There’s nothing like treating yourself to a day at the spa. A little bit of pampering can make a person feel refreshed and rejuvenated. Unfortunately, some manicure and pedicure salons can leave visitors with unwanted side effects that last weeks, months, or even years. Though rare, fungal infections stem from unsanitary practices and contaminated equipment. In today’s article, we’ll discuss the prevalence of fungus in salons and how to tell if your local spa is up to code.
How Common Are Fungal Infections in Nail Salons & Spas?
There have been at least three deaths involving people who went to unsanitary nail salons, according to America Now News. On top of that, thousands more individuals have contracted serious diseases after a day of pampering. A 20/20 investigation found that, of 27 nail salons tested, 24 contained “possible disease-causing fungi and bacteria.” In one notorious outbreak, more than 100 customers at Fancy Nails salon in Watsonville, California, developed ulcers after tuberculosis-related bacteria was found in the suction screens of the foot baths (which were never cleaned, let alone sanitized!). Sensational outbreaks are certainly the exception, rather than the rule, but it is better to be safe than sorry when it comes to protecting yourself from foot fungus.
What Causes Fungus to Take Hold in Nail Spas?
Generally speaking, the moist, warm environment of a spa is exactly what fungi needs to thrive. Also, inspectors have found serious flaws in spa practices and procedures, such as:
– Watering down disinfectants or skipping them altogether to save money.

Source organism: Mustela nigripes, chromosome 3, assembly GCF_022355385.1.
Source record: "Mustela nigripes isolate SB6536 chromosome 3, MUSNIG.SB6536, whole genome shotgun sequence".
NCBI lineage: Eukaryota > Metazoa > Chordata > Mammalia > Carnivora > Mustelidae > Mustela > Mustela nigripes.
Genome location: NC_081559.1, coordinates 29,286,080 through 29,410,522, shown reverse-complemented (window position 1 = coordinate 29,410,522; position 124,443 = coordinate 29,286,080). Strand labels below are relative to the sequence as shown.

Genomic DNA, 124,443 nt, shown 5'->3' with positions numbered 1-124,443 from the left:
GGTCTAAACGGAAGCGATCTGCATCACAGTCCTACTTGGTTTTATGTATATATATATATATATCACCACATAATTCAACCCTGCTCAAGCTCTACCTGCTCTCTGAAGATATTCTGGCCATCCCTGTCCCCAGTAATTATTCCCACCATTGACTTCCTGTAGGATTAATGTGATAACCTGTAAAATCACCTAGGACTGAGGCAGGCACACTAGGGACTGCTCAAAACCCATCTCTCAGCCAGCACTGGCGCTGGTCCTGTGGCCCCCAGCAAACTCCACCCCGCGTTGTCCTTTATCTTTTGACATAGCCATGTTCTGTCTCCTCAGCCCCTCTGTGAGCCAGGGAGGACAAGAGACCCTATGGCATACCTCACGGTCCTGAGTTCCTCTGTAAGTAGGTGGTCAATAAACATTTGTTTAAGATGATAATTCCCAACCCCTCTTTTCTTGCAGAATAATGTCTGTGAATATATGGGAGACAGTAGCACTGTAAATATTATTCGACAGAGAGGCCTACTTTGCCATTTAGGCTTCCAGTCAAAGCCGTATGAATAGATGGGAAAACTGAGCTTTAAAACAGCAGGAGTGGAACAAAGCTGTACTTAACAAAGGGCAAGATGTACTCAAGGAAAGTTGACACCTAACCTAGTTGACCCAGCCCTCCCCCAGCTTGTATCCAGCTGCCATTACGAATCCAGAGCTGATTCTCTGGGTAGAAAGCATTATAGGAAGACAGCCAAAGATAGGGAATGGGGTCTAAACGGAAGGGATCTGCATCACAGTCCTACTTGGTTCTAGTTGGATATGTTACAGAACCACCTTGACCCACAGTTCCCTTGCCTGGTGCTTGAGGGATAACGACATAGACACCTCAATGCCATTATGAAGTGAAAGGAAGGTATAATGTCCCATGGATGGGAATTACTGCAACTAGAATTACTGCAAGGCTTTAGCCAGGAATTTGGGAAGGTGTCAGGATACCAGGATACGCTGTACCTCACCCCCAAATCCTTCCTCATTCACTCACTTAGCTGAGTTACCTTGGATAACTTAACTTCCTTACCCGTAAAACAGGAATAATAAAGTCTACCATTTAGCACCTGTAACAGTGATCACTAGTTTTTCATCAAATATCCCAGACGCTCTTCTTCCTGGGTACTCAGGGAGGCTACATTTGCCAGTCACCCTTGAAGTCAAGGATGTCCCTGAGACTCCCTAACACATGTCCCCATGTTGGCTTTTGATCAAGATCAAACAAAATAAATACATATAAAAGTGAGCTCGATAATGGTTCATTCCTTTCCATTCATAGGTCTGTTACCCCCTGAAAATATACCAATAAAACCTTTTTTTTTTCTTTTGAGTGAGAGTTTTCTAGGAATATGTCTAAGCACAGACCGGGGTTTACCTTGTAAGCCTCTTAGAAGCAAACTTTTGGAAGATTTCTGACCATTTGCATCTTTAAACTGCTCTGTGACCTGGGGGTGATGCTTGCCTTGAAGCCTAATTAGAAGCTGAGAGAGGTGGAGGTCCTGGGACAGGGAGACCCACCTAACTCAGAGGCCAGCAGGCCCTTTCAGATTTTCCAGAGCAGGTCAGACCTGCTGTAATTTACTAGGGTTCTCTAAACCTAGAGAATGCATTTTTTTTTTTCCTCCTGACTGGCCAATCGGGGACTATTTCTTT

– Scraping calluses from patron’s feet using razor-sharp blades that are reused from person to person.
– Cutting or pushing back the cuticles of the nails (which opens the body to infection).
– Disinfecting for too short a time period (must be 10 minutes or longer for most hospital-grade sanitizers.)
Foot spas are one of the more difficult areas to clean and, as a result, tend to collect the most fungi and bacteria, says America Now News. Tennessee Podiatrist Dr. Robert Spalding believes up to 75% of all nail salons are not following proper protocol when it comes to equipment sterilization. In most states, nail technicians must thoroughly wash all tools in warm, soapy water, then place them in a disinfectant solution for 15 minutes, and leave them to dry in a sterilization machine.
Tips to Find a Safe Salon
Avoid risking your foot health by taking these steps:
– Only choose spas that have a salon license visibly posted and technician licenses (with photos) posted at each work station.
– Look around to see that the location is visibly cleared of all dirt and debris.
– Ask if a new set of unused disposable files, scrubbers, and buffers is used on each client. Otherwise, bring your own tools.
– See that foot baths are washed and sanitized after each use — not just drained and wiped with a towel.
– Don’t go to a salon where nail techs pull tools out of their pockets.
– Make sure the spa uses an EPA-registered, hospital-grade disinfectant.
Also keep in mind that fungi and bacteria gets into the body through breaks in the skin, so do not put your feet in spa water if you have any breaks in the skin, bruises, bug bites, ingrown toenails, or even the smallest cut. Also, do not shave, use hair removal cream, or wax less than 24 hours from your appointment. Request that a pumice stone be used to remove calluses on your feet, rather than a sharp razor. You may also want to consider visiting a podiatrist or a MediSpa if fungal infection is of particular concern to you.
UV Light Protects People from Fungus
Another way to protect yourself from harmful pathogens picked up at spas is to buy the SteriShoe UV shoe sanitizer by Shoe Care Innovations. This podiatrist-recommended product uses ultraviolet light to kill up to 99.9% of the fungi, bacteria and viruses inside footwear within 45 minutes. Our UV light is clinically proven to kill the fungi that cause athlete’s foot and toenail fungus, as well as harmful bacteria like Staph and MRSA. Try one risk-free for 30 days here.